Minister of Australia similarly stressed the great
importance attached by his Government to co-operation with
the countries of Asia and the Pacific. The Yugoslav
delegation appreciated the willingness of the Australian
Government to contribute actively to the development of
co-operation among the countries of the region.
Both Prime Ministers expressed their Governments'
determination to work for the elimination of the remaining
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vestiges of colonialism. The Prime Minister of Australia
outlined the progress that had been made in relation to
Papua New Guinea which would shortly achieve selfgovernment
and thereafter independence as soon as this was
practicable. The two Prime Ministers also expressed their
abhorrence of all manifestations of racial discrimination
wherever they might occur and their determination to support
efforts in the United Nations and elsewhere to eliminate
remaining instances of inequality between peoples of
Sdifferent colour.
Both Prime Ministers stressed the importance they
* attached to the role of the United Nations and agreed that
their foreign policies would be conducted within the
principles of the Charter of the United Nations. They also
emphasised the importance of developing useful co-operation
between the representatives of Yugoslavia and Australia in
the United Nations and in other international organisations.
The two Prime Ministers underlined the willingness of
their respective countries to engage actively in constructive
measures designed to reduce the economic gap between the
developed and the developing countries. They agreed on the
indispensability of equal participation of developing
countries in the solution of the economic problems of the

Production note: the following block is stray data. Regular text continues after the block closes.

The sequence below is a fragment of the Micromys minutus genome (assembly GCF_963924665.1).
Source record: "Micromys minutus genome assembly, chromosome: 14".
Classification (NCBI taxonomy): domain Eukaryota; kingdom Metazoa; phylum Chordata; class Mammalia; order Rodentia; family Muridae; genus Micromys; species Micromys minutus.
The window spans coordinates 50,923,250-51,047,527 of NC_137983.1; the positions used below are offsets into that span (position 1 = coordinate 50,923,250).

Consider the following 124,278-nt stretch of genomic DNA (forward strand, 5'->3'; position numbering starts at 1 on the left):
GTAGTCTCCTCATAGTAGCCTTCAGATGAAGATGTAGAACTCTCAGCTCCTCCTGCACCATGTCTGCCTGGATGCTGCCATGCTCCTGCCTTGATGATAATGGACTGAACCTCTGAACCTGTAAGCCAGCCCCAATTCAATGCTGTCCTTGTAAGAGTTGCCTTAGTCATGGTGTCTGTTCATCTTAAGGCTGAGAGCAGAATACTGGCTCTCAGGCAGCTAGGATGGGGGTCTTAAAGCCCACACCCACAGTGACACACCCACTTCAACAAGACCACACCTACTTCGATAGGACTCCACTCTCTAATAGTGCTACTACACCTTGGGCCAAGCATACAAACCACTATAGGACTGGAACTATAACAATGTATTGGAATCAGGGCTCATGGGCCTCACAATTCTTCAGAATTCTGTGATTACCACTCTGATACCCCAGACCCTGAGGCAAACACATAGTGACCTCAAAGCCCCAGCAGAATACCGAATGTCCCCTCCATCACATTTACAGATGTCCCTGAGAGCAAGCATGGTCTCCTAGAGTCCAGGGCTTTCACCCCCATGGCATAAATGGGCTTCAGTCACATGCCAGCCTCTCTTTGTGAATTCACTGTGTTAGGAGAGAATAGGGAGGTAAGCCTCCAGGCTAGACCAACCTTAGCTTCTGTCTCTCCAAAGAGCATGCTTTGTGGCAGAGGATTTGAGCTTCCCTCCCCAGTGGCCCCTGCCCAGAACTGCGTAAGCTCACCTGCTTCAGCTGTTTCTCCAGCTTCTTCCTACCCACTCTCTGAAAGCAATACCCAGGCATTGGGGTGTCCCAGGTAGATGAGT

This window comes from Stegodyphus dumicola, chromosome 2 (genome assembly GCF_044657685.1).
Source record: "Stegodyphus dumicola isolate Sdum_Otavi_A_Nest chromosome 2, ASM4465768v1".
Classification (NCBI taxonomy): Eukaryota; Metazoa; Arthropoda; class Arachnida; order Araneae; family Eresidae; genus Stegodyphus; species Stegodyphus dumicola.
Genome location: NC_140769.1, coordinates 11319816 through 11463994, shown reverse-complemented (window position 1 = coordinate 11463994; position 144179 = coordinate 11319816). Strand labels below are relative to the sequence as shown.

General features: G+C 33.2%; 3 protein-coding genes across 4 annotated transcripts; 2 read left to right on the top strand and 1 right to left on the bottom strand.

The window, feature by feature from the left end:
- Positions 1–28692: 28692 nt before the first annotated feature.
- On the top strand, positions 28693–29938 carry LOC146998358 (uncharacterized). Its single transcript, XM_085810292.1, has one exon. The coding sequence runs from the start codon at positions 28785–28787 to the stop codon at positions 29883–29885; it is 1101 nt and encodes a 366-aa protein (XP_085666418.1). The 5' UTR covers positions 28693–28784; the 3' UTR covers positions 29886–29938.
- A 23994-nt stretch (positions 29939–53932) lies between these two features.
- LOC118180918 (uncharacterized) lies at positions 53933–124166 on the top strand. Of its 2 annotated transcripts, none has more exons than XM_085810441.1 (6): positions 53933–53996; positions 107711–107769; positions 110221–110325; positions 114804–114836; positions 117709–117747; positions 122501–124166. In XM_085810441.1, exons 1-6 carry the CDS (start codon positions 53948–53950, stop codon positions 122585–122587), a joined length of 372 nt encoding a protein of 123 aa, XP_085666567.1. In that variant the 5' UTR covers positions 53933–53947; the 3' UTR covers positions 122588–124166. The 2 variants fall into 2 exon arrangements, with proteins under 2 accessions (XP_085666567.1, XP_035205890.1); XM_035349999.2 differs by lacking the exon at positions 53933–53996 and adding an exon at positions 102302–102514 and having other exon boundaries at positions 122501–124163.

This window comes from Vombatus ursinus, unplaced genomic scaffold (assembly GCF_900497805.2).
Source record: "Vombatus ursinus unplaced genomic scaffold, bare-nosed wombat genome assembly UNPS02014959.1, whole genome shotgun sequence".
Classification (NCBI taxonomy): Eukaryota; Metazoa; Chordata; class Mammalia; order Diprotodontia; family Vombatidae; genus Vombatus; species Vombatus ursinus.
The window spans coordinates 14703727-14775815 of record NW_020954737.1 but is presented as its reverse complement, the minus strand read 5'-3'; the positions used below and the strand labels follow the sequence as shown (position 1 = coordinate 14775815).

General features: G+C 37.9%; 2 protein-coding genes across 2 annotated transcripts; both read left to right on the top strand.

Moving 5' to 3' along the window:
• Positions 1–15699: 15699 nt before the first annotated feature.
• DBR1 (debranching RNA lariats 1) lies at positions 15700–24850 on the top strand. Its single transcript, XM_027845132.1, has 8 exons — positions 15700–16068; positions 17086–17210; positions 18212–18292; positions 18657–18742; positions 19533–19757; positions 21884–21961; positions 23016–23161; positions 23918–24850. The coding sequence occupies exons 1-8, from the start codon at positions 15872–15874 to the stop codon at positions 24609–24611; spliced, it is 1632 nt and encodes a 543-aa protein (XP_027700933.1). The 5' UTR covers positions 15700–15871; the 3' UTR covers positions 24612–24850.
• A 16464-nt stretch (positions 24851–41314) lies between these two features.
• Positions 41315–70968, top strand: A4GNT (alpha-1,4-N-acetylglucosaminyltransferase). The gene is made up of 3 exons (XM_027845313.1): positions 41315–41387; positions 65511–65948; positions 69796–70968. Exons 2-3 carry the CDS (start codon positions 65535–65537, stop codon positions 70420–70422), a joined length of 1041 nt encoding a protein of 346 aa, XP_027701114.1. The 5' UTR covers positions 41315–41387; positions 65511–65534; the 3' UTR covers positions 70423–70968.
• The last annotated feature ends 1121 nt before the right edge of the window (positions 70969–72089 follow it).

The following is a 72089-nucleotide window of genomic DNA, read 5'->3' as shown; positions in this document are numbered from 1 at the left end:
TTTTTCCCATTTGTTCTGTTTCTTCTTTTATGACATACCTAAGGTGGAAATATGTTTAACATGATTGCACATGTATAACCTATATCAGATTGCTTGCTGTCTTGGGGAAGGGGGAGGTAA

modern world.
Bilateral Relations
The two Prime Ministers reviewed the state of bilateral
relations between Yugoslavia and Australia and agreed that
there was scope for their further development to the mutual
advantage of both countries.
The Australian Prime Minister said that his Government
was not satisfied that sufficient action had been taken in
the past towards the detection, suppression and expulsion
of extremists in Australia engaged in activities against
Yugoslavia, and foreshadowed more vigorous action in the
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future. The Yugoslav Prime Minister greatly welcomed this
assurance of the Australian Government's intentions.
In the field of economic relations, both sides expressed
their desire to develop trade in both directions, as well as
to promote other ways of achieving economic co-operation.
The Yugoslav side informed the Australian side about the
Yugoslav economic system and principles of functioning of
the Yugoslav free market economy. The need to increase
Yugoslav exports to Australia was pointed out, and the
Australian side expressed its readiness to consider the
creation of the necessary conditions to that end.
The Yugoslav Prime Minister, on behalf of his wife and
all the members of his delegation, as well as on his own
behalf, expressed the warmest gratitude for the extremely
friendly reception and hospitality extended by the Australian
Government during his visit.
The Prime Minister of Yugoslavia invited the Prime
Minister of Australia to visit Yugoslavia. The invitation
was accepted with pleasure. A

Transcript 2862